Imperfect – if bass note goes up one = Vb la Va if cadence itself shares bass note = la lc Va if first chord sounds minor-ish = Vla llb Va
Plagal – if bass note goes up one = lb lVa Ia if bass note goes down one = lc lVa la if first chord sounds minor-ish = Vla lVa la
Interrupted – if bass note goes up one = lVa Va Vla if same bass note = lc Va Vla if going up more can be lla Va Vla
                                       Test B
Sight-singing – Sight sing the lower part of a two-part phrase from score while the examiner plays the upper part. You will have time to try it out beforehand. When you do the actual thing, make sure you sing loudly so the sound of the piano isn’t too overwhelming, as this may confuse you. However, you do need to follow the piano part a bit to make sure you’re fitting in with the rhythm. Remember ‘cuckoo’ for going down a third. Remember ‘my Bonnie’ (from the song My Bonnie Lies Over the Ocean) for up a sixth. Push yourself on the higher notes!!
                                       Test C

Modulations – Identify the modulation at the end of two different passages – the first beginning in a major key and the second in a minor key. (It will either go to the subdominant, the dominant or the relative minor/major key) Each will only be played once.
SUBDOMINANT – Sounds slightly lowered and maybe a bit sad.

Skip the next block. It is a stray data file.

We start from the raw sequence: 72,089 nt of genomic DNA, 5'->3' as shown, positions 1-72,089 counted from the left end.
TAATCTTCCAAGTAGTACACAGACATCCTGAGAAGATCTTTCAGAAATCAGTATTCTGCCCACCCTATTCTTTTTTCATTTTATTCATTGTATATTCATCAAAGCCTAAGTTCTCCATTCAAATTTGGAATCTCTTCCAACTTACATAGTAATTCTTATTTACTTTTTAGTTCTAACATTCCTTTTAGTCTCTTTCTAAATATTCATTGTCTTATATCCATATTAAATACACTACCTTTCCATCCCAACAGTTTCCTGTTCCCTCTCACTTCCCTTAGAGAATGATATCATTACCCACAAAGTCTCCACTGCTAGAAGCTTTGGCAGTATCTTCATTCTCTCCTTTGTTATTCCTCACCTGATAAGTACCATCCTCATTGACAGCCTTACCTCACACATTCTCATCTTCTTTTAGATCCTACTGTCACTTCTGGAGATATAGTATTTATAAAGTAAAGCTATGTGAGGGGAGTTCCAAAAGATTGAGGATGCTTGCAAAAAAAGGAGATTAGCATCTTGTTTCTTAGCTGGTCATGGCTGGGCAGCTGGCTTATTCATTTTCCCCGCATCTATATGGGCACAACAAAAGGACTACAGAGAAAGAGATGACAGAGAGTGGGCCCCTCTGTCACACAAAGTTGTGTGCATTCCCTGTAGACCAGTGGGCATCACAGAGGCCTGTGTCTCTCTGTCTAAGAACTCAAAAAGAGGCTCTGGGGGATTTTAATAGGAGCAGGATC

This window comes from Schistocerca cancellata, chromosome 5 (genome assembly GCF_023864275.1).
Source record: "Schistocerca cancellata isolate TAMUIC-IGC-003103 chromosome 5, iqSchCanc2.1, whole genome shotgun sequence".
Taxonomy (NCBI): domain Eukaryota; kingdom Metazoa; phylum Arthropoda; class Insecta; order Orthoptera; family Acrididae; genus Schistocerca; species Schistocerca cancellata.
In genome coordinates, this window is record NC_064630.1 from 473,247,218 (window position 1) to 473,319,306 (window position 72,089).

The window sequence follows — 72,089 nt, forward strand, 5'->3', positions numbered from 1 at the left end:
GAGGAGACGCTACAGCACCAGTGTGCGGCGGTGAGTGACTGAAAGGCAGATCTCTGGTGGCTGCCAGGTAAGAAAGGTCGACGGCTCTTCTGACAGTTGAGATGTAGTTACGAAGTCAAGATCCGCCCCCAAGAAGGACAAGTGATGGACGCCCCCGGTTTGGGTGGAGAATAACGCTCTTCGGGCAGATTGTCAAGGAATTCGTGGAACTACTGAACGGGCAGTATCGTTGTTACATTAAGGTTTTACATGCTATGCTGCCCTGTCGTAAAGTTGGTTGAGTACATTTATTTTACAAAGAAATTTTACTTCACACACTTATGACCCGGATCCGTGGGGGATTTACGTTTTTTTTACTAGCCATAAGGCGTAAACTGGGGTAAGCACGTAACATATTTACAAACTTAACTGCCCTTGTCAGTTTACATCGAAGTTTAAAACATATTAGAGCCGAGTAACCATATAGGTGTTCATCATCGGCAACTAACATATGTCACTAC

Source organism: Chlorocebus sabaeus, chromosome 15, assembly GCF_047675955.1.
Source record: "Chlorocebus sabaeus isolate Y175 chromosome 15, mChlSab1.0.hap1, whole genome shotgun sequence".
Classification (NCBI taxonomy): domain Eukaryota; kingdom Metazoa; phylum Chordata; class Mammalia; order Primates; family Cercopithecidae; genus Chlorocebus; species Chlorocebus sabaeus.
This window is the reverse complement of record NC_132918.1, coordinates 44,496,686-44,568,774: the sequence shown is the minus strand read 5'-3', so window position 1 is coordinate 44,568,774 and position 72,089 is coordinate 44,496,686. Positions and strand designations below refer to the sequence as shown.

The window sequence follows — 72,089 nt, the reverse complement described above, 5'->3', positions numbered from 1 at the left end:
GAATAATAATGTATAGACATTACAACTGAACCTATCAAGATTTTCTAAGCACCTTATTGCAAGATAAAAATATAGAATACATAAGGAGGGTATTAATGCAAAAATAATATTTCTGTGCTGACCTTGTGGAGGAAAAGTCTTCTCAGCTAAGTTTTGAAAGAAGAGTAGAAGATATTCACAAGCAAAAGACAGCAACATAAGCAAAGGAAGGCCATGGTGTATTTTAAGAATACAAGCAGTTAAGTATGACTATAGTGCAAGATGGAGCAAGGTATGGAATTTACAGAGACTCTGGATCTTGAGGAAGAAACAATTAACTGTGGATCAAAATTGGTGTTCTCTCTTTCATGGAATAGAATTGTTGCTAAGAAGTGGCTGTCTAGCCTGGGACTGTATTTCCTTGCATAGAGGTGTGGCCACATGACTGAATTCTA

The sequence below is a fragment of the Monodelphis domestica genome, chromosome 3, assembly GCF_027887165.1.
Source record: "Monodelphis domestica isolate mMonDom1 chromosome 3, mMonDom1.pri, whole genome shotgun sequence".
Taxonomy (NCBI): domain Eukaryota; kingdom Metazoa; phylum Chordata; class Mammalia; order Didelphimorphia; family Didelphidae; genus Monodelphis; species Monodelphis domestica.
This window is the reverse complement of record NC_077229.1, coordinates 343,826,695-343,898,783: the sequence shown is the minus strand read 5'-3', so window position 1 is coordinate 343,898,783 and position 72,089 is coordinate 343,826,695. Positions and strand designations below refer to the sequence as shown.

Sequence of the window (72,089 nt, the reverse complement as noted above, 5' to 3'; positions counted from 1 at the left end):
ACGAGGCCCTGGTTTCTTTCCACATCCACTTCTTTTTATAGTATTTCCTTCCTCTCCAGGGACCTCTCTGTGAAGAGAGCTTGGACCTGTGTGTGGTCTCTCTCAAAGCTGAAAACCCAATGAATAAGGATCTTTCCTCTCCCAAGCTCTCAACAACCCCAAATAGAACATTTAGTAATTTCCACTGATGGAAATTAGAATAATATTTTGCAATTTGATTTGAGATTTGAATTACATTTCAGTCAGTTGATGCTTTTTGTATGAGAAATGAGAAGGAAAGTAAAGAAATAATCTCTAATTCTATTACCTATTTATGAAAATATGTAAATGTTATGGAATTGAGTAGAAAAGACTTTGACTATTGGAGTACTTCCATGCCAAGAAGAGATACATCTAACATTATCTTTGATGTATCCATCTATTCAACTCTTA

DOMINANT – Sounds happy, slightly sharpened, seems to have a richer sound. (Minor passages may modulate to dominant major or dominant minor but you only need to say dominant).
RELATIVE MINOR/RELATIVE MAJOR – Should be fairly obvious.
(sometimes it’s hard to distinguish SUBDOMINANT and MINOR. Minor should sound more obviously minor!).
                                                 Test D
Identifying Features – The examiner plays a piece of music and then asks you to talk about it describing certain features such as: Texture, Structure and Form, Character/Style, Period/Composer, TONALITY and HARMONY, (major or minor – major is happy, minor sad) DYNAMICS (piano, forte, mezzo-piano, pianissimo, fortissimo etc.) ARTICULATION (staccato, legato) TEMPO and METRE, tempo: allegro (fast) or largo (slow), metre: number of beats in a bar, GRADATION OF TONE (crescendo, diminuendo). Here are some of those features in more detail:
TEXTURE It may be based on arpeggios or broken chords, it may have hymn-like chords, it may be contrapuntal (many parts) with melodies in both hands. Ask yourself: Where is the tune? Is there imitation? Are hands playing in unison? Phrases used in the aural book answers as follows: ‘Single bass note on downbeat, followed by two chords’ ‘Chordal passages alternate with phrases in octaves’, ‘Mostly two-part texture, occasional chords’ ‘Louder phrases started in octaves, quieter phrases started with chords’, ‘Melody with chordal accompaniment’ ‘Arpeggios at beginning, followed by melody with chordal accompaniment’
STRUCTURE e.g. Were phrases equal length? Were any repeated? If so was the cadence different? Phrases used in the aural book answers as follows: ‘Two main sections, each with two phrases’ (possibly binary form), ‘Opening section/introduction’ ‘Short introduction, followed by two phrases’, ‘Two equal length sections, each 8 bars’ ‘Three sections, first and last share some of the same material i.e. ABA ternary’ form’